Grand Valley State University professors and students are developing an app to measure beehive growth. Courtesy Thinkstockphoto.com
(As seen on WZZM TV 13) One-third of the food people consume is produced through the pollination efforts of honeybees, which is why beekeepers, farmers and scientists have grave concerns about the rapid bee population decline.
“Some of the brightest scientists in the country are working on this problem because it’s a really important problem,” said Jonathan Engelsma, computer science professor at Grand Valley State University. “There is a lot of food that we enjoy and have in our regular diet that depends on the domestic honeybee. We are talking foods like apples, almonds, melons and pickles. The list goes on.”
Michigan has a key stake in the health of honeybees, being the second largest agriculture producer in the country.
“My family is in the apple industry and they have to have commercial beekeepers bring in honeybees every spring. The blueberry growers also depend on it,” Engelsma said. “There are not enough native pollinators, so people who raise these types of crops depend on commercial beekeepers to bring in lots of honeybee colonies in order to get the pollination set they need. There are a number of commercial beekeepers here in the state of Michigan.”
Engelsma and Anne Marie Fauvel, liberal studies professor at GVSU, are working with student teams at the university to help with the study of honeybees by developing a web application to connect beekeepers with honeybee researchers across the country.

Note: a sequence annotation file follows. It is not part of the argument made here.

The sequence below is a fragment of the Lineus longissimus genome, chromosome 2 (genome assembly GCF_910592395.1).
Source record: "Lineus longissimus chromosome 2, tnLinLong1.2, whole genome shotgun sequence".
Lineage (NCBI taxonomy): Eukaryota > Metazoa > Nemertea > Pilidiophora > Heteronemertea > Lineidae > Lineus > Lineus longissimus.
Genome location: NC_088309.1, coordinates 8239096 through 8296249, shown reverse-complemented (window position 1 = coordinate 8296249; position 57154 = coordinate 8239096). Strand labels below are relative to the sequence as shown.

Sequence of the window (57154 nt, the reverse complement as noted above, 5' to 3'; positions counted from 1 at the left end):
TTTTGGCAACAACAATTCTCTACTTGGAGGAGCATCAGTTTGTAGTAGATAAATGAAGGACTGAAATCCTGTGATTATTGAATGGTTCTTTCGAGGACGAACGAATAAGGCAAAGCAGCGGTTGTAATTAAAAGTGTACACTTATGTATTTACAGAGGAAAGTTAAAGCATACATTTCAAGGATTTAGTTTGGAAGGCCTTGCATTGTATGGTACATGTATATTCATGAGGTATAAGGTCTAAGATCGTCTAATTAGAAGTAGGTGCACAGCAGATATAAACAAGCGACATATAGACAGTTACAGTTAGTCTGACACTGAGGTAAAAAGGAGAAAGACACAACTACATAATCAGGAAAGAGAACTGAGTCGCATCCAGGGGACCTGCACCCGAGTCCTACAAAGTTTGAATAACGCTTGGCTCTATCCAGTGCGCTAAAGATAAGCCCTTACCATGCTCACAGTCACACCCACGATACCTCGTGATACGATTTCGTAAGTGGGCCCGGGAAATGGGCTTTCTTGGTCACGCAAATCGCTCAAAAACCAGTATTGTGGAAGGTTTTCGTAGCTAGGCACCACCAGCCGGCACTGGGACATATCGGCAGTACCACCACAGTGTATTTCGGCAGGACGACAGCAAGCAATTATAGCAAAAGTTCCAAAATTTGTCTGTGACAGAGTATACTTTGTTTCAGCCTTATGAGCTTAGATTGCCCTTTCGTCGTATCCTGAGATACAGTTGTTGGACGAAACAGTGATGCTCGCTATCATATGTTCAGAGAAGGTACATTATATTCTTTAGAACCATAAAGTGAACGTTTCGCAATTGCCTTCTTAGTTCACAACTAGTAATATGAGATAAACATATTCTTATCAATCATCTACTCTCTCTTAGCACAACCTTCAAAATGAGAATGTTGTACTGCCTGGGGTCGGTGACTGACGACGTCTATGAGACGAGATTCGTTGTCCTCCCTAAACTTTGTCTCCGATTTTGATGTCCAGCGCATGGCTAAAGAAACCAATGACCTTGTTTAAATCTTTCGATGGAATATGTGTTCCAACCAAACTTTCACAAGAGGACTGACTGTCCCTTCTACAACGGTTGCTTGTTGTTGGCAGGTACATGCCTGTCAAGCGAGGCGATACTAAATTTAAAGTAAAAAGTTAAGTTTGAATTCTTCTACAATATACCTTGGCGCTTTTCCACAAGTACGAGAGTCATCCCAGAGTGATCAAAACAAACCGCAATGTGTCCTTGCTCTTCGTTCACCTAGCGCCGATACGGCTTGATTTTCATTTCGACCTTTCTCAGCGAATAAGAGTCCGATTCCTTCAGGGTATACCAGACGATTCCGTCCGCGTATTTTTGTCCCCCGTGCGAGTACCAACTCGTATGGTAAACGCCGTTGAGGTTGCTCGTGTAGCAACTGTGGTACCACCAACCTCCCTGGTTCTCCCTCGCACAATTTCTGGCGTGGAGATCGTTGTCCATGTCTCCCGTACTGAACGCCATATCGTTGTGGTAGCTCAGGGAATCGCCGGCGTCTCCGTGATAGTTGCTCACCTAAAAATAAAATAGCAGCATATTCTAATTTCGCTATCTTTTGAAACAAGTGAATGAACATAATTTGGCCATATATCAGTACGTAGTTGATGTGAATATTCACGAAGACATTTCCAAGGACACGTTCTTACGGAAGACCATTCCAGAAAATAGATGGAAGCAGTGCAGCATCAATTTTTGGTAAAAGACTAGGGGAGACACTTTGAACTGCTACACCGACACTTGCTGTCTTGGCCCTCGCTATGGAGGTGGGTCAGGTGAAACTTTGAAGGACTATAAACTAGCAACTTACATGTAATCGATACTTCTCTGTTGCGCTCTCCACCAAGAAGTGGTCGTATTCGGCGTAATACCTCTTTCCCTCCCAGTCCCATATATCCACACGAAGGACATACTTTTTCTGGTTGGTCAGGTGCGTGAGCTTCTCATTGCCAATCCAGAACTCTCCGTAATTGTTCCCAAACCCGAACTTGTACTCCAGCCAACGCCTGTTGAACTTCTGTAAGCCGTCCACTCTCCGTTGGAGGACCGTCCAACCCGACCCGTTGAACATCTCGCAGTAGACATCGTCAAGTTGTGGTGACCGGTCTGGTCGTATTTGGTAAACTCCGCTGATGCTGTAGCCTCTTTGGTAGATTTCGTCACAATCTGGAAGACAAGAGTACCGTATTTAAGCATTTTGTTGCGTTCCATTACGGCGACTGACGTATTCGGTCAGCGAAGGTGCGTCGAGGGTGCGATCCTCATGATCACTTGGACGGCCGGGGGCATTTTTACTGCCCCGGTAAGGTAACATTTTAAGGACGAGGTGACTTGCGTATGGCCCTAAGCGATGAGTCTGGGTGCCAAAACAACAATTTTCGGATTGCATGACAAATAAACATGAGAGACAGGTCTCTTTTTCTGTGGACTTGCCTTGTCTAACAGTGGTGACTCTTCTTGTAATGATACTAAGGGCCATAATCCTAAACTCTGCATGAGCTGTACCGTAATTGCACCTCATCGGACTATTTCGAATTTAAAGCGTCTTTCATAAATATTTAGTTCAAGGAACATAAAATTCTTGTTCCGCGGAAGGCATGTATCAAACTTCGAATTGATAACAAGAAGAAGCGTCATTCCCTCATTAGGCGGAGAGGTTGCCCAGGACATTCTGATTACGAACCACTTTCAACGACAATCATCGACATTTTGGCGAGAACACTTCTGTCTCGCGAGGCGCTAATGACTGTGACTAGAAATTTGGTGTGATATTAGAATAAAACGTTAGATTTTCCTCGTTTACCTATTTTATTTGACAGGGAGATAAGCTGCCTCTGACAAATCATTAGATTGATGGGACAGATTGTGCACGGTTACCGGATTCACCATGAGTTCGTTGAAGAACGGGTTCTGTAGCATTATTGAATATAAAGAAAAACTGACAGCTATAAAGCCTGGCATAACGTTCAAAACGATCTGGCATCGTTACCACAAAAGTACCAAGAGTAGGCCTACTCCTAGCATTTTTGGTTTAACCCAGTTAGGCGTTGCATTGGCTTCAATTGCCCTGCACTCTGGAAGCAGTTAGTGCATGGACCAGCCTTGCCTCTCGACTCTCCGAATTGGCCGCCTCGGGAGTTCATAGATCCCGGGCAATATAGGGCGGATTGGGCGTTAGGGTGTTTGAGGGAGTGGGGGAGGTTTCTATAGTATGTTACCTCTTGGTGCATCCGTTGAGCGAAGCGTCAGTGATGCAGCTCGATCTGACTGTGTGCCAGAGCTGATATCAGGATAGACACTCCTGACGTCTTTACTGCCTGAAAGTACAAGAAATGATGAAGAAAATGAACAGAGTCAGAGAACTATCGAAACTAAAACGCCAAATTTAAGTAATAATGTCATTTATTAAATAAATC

Both Engelsma and Fauvel are beekeepers who discovered their common interest in honeybees three years ago and decided to turn it into a learning opportunity for their students.
“Anne Marie had this idea of trying to determine the weight of a hive when it’s out in the field without having to go out there with a clipboard and old-fashioned farm scale,” Engelsma said. “She, John Ferris, a colleague in engineering, and myself got together one day and we defined a couple of capstone projects for our seniors in the engineering and computer science programs.”
In 2012 students embarked on the project. Engineering students were tasked with building the hardware, and computer science students developed the software needed to receive that data.
The device the engineering students developed takes weight, temperature and humidity readings at regular intervals and then wirelessly transmits them to the network, where the beekeepers and researchers can use it to make informed decisions.
In 2013, Fauvel became acquainted with members of Bee Informed, an organization made up of scientists studying the decline of honeybees.
The group collects and analyzes data from beekeepers.
Bee Informed was very interested in the software GVSU was developing and began a partnership with the university in 2013. The organization provided the project a small grant to continue to work on the web application.
“We are now focused on the software system,” Engelsma said. “The software receives all this data and then aggregates it in a database and makes it available to both beekeepers and researchers via a web app.
“Our goal is to eventually establish a nationwide network of these devices, which are out in the field sending data up to our database.”
Engelsma said the team is wrapping up the first phase of development and will launch a pilot project this summer.
GVSU’s apiary will be one of the pilot participants, along with beekeepers and beekeeping clubs recruited by Bee Informed. Engelsma said he would also be participating with his hives.
“We are hoping it will be a nationwide selection,” he said.